“Our results indicate that non-neutralising antibodies could also provide protection. This would mean that we have broader protection from antibodies than previously thought, making us less vulnerable to mutations of the virus. It warrants further investigation”, says Pontus Nordenfelt who led the study and is a researcher at Lund University.
In its efforts to produce vaccines and treatments, the research community has focused on neutralisingantibodies, which prevent the spike protein of the virus from binding to the surface protein on our cells.
In a large project led by researchers at Lund University, a more detailed study has been carried out on how the immune system also fights off the virus by means of phagocytosis, the ability to ingest foreign particles, in Covid-19 patients.
Phagocytosis is a type of cleansing mechanism during which the immune system’s players target potential threats, such as bacteria or viruses, and ingests them, and this mechanism is facilitated if the harmful substance is marked by an antibody. The results, published in a themed issue of Frontiers in Immunology, indicate that non-neutralising antibodies are also important in the fight against Covid – through this mechanism.
“We observed that many of the antibodies that develop in response to Covid-19 are opsonising, i.e. they signal to the immune system’s phagocytes to ingest the virus. Our results indicate that non-neutralising antibodies, so long as they are able to opsonise, are also able to provide an effective response to the virus”, says Pontus Nordenfelt.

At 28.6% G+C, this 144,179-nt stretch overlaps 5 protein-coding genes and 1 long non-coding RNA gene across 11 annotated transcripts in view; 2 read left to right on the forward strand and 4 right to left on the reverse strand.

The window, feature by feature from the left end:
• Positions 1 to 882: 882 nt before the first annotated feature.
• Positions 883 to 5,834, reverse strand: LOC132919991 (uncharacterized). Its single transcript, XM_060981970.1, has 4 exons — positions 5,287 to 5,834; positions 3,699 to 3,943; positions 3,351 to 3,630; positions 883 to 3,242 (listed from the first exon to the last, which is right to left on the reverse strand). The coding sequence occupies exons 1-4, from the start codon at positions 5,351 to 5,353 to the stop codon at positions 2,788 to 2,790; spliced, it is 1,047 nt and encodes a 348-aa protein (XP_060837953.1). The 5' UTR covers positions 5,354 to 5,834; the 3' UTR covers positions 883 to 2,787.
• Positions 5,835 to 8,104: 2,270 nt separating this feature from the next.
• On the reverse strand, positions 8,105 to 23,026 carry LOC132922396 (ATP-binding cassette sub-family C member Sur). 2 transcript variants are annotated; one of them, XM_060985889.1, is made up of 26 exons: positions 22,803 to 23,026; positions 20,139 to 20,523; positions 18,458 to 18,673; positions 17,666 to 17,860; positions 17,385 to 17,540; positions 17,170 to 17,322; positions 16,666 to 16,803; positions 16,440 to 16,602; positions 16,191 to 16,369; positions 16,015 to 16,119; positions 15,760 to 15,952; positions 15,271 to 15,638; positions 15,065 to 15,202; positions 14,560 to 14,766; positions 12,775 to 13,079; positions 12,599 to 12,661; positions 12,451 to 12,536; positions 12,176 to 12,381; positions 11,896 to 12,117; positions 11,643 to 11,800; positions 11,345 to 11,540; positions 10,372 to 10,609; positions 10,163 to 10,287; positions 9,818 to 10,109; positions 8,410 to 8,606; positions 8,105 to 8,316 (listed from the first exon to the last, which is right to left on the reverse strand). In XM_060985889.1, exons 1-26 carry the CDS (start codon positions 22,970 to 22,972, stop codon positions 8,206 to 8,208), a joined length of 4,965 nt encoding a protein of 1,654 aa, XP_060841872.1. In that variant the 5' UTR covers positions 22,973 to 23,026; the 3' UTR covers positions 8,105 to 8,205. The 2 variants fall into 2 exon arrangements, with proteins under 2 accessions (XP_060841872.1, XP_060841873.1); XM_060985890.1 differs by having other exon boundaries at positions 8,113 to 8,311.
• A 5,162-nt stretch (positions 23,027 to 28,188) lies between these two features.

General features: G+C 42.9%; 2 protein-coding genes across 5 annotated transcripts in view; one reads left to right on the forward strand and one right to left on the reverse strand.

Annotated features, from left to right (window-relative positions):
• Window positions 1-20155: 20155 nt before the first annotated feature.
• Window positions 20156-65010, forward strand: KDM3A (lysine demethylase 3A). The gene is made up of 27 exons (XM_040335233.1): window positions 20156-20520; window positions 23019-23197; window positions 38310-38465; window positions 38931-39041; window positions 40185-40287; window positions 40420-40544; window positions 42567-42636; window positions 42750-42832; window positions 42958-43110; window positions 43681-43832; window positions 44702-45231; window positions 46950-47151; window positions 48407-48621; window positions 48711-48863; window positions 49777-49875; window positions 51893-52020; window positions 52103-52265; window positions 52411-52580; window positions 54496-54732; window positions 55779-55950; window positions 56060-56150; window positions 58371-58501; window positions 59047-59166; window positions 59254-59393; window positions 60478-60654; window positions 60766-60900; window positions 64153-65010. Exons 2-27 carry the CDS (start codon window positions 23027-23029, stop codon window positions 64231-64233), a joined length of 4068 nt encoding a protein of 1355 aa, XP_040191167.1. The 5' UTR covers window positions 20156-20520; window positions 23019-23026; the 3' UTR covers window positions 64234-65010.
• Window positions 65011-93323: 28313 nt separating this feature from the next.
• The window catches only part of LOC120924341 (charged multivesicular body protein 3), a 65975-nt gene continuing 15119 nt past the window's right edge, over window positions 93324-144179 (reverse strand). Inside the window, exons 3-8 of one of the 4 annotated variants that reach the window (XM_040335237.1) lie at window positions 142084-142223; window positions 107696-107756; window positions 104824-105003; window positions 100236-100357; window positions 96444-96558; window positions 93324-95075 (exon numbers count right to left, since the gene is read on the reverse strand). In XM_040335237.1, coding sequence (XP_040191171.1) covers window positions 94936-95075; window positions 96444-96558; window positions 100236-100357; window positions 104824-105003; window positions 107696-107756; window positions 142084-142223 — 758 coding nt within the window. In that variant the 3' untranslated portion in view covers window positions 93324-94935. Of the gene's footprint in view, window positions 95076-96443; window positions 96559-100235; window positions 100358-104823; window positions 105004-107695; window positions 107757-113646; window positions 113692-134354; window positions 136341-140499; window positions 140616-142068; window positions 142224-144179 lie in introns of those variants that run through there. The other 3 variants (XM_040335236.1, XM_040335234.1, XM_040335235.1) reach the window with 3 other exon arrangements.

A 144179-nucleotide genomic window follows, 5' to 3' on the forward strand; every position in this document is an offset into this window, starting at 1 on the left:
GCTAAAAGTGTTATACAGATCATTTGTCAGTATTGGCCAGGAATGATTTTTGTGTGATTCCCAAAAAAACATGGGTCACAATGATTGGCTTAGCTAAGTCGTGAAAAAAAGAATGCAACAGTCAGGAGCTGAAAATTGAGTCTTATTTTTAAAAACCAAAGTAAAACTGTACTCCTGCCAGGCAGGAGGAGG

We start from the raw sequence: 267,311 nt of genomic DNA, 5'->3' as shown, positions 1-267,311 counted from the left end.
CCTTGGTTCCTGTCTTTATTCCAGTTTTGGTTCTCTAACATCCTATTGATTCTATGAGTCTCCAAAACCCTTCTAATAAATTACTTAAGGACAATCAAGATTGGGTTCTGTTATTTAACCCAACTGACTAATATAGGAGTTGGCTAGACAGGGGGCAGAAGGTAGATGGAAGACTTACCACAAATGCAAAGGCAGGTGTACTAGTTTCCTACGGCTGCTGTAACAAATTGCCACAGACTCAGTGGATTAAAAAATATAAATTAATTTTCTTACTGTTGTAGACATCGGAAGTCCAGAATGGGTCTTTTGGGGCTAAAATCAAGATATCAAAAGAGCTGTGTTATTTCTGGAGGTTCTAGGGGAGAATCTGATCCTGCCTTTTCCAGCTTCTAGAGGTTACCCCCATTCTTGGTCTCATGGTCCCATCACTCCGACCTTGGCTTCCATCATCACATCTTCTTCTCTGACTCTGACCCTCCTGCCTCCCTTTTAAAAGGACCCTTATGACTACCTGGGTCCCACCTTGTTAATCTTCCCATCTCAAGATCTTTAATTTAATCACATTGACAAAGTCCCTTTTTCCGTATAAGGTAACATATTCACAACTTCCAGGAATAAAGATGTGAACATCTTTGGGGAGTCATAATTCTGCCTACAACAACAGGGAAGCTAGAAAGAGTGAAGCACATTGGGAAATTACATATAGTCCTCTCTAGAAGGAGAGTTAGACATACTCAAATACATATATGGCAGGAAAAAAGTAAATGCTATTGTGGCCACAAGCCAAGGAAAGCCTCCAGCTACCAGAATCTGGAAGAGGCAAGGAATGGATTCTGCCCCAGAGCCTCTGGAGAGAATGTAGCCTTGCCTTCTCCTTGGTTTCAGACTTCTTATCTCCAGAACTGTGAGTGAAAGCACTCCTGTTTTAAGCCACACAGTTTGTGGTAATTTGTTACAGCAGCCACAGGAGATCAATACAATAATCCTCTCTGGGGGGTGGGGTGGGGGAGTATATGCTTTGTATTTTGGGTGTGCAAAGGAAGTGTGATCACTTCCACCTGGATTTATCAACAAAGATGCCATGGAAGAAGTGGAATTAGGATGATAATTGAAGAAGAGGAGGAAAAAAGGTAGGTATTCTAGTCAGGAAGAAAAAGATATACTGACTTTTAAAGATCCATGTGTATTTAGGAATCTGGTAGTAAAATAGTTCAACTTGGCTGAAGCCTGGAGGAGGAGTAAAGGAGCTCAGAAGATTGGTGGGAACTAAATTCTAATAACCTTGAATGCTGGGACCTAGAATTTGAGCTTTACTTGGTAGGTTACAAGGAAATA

The findings are supported by experiments on mice, in which the non-neutralising antibodies protected the animals from Covid-19 infection.
The research team also discovered that the amount of neutralising antibodies affects the process of phagocytosis.
The team identified and isolated immune system cells from the blood of recovered Covid-19 patients. Using several techniques, they mapped which immune cells interact with the virus’s spike protein and identified the antibody binding sites. Then, using flow cytometry, they studied how these antibodies affect phagocytosis.
The researchers coated micrometre-sized beads with the spike protein and in doing so observed that the dosage of neutralising antibodies had an effect on the phagocytosis.
Opsonisation is the immune system mechanism in which an increase in bound antibodies triggers a stronger phagocyte response. Surprisingly, maximum opsonisation is already achieved at relatively low levels of antibodies. Beyond this, the researchers observed a reduction in the effect. The antibody-binding itself continued to increase linearly, even when the phagocytosis decreased, demonstrating that it is the spike protein that does something that causes this reduced phagocytosis.
To ensure that this was not due to other factors, the researchers set up the same experiment, but this time they used only monoclonal antibodies. This meant that just one type of antibody (clone) was used instead of the standard combination of thousands of different antibodies.
“It showed the same trend. Up to a certain level, there is a linear dosage effect from the antibodies. After that, it dips. Basically, when you give a dose that is too high you don’t get the protective effect”, says Wael Bahnan, researcher in infection medicine at Lund University and first author of the study.
“It looks like something is happening to the spike protein that results in reduced interaction with the white blood cells, leading to the immune system no longer binding to and neutralising the virus through phagocytosis. Similar phenomena have been described as the prozone effect and have been reported in experiments with pneumococcus and malaria. However, it has not been linked to reduced phagocytosis, so it is not certain that the effect relates to what we are observing in our experiments”, concludes Wael Bahnan.